Timing Chain Guides

Replacing the timing chain guides became a must when I discovered (at 118,000 miles) that the start-up rattle was there all the time at 2,000rpm. This work was carried out in December 2009 and I avoided removing the camcovers or the head. Do use a good 6-point socket set - some of these bolts are VERY tight and a 12-point socket WILL round off the heads

Removing the Timing Cover? or - This is Fun?

Rattling noises from inside the timing cover at 1,500 to 2,000 rpm? - then read on and be prepared for the worst. My photos below may help?  You MIGHT get away with just replacing the top chain tensioner which can be replaced without excessive dismantling.

Firstly, Jaguars were not designed to be easy to repair? discover why the apparently simple task of checking the timing chains is far from simple. Do use 6 point sockets to start the 10mm bolts - the bolts are often in so tight the standard 12 point sockets started to slip on the heads.

The preliminaries

First problem is to get the timing chain cover off - what follows assumes that the front of the car is securely supported on ramps.

The work area must be cleared of the undertray, belts, alternator (pivot out of the way), compressor (move out of the way), compressor support bracket, water pump, crankshaft position sensor and radiator fans.  There is no need to remove the radiator, drain the sump or disconnect the air conditioning.

The fan pulley can be difficult to remove until you know the trick: you will need a substantial (¾" drive)  15/16" AF or 33mm socket,  a substantial breaker bar and length of strong pipe to fit over the breaker bar.

Loosen the crankshaft bolt using a pipe over the breaker bar, placed against the floor. The pipe allows infinite adjustment to ensure all is tight and you have a good angle on the bolt and nothing else in the way.  Remove the fuel pump fuse (in the boot fuse box) to ensure the engine won't try to start.  Then give the starter one "bump" and the bolt should come free.  Crude but effective.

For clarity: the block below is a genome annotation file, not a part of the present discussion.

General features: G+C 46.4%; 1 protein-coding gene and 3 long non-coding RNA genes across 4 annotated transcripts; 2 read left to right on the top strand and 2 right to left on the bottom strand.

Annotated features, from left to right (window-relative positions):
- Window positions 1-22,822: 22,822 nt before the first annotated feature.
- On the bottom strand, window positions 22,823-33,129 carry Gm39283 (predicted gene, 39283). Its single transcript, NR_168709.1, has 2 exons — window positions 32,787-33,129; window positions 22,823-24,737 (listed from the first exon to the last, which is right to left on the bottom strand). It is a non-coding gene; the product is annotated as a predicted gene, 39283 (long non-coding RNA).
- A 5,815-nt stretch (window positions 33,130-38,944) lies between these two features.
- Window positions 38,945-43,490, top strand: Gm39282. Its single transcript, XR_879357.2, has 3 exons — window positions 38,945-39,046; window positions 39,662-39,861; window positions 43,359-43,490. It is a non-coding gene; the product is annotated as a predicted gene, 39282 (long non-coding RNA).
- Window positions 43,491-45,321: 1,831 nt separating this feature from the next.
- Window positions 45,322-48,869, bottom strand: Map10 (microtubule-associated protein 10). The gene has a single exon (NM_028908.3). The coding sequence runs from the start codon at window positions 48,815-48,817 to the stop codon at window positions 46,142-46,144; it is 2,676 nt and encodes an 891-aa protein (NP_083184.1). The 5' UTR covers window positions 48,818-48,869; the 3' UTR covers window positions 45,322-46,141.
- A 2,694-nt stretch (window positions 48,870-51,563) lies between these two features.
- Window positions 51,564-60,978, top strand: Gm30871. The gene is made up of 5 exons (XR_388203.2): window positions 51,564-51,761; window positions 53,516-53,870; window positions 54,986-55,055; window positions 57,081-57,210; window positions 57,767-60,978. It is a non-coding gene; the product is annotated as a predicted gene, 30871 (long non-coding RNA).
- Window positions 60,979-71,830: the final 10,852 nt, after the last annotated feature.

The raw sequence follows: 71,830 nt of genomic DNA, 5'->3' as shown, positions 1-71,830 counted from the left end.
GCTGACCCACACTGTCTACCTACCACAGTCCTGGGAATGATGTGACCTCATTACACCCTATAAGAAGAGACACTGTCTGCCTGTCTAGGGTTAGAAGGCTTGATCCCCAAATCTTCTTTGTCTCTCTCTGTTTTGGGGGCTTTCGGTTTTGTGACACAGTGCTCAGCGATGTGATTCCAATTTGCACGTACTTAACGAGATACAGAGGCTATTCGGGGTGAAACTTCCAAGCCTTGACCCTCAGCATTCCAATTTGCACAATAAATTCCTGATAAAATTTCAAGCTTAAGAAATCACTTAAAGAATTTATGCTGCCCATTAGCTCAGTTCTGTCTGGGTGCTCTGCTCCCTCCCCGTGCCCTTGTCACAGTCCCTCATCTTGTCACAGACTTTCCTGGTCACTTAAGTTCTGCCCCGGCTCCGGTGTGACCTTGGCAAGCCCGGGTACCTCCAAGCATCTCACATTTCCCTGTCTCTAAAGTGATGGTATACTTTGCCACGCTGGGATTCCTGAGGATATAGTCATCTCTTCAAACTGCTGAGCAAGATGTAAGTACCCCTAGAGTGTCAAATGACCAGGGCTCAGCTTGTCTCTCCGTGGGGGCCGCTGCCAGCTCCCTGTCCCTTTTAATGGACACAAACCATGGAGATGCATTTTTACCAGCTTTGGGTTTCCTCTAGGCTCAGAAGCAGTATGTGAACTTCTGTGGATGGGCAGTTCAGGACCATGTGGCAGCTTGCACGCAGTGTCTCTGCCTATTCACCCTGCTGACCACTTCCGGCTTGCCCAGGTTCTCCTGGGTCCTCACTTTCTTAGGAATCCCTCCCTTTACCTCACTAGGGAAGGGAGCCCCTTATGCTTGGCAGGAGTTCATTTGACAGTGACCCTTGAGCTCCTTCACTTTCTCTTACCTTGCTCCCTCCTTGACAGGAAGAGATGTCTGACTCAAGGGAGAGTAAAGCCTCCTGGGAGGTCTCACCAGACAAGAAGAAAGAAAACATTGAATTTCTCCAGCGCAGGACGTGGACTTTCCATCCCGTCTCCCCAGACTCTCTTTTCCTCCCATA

To get the crankshaft damper off I used two levers against the sump casting - naughty but its held in place by a woodruff key so slides off (fairly) easily.  If you must use a puller, locate the legs behind the timing wheel, not the pulley, as you could damage the damper.

You will also need to remove the woodruff key from the crankshaft.  This can be extremely tight - in theory a sharp chisel under the exposed end and hit with a hammer will pop it off.  Do not believe this!  I ended up buying a pair of bolt cutters with sharp jaws to bite into the key and even then it really didn't want to come out!  As it was severely damaged by the forces necessary, I bought a new one ready for reinstallation.

If just replacing the oil seal and spacer in situ:

Destroy the old seal with a sharp screwdriver and lever it out.

It can be difficult to get the spacer off as there is very little to get hold of.  You can't hook behind it because it is flush to the sprocket.  Two alternatives - either get it off somehow; or remove the timing cover!!!

It took a bit of patience but a large, good quality water hose clip (Jubilee size 2a) done up very tightly proved a very elegant solution (thanks to Jeff Watson) and avoided swearing, shouting and the sound of multiple hammer blows.

The spacer had settled in so tight the the only way I could get it loose was to screw the hose clip as tight as possible; jam the head of the hose clip bolt against a strong crowbar supported on the ground and use the starter motor trick to loosen it.

That got it turning and after that it just slid off. Beats me why it stuck though. My only thought is that a sliver of sealant might have dropped off onto the crank when I sealed the timing cover in place.

Carefully press the crankshaft oil seal into the timing cover making sure it is flush with the cover and no more - there is a danger of it going too far and dropping into the timing chest.  This will lead to gnashing of teeth and the need to take the timing cover off again.

Push the spacer back onto the crankshaft and locate the woodruffe key in its slot.  Carefully slide the crank pulley onto the end of the crank.  This is a heavy item so be careful should it slip out of your hands (it will try to) when you are underneath!  Fit the crank bolt and tighten - I used more screwlock and hit the end of my breaker bar with a heavy hammer until it would turn no further.  It hasn't undone since so must be tight enough.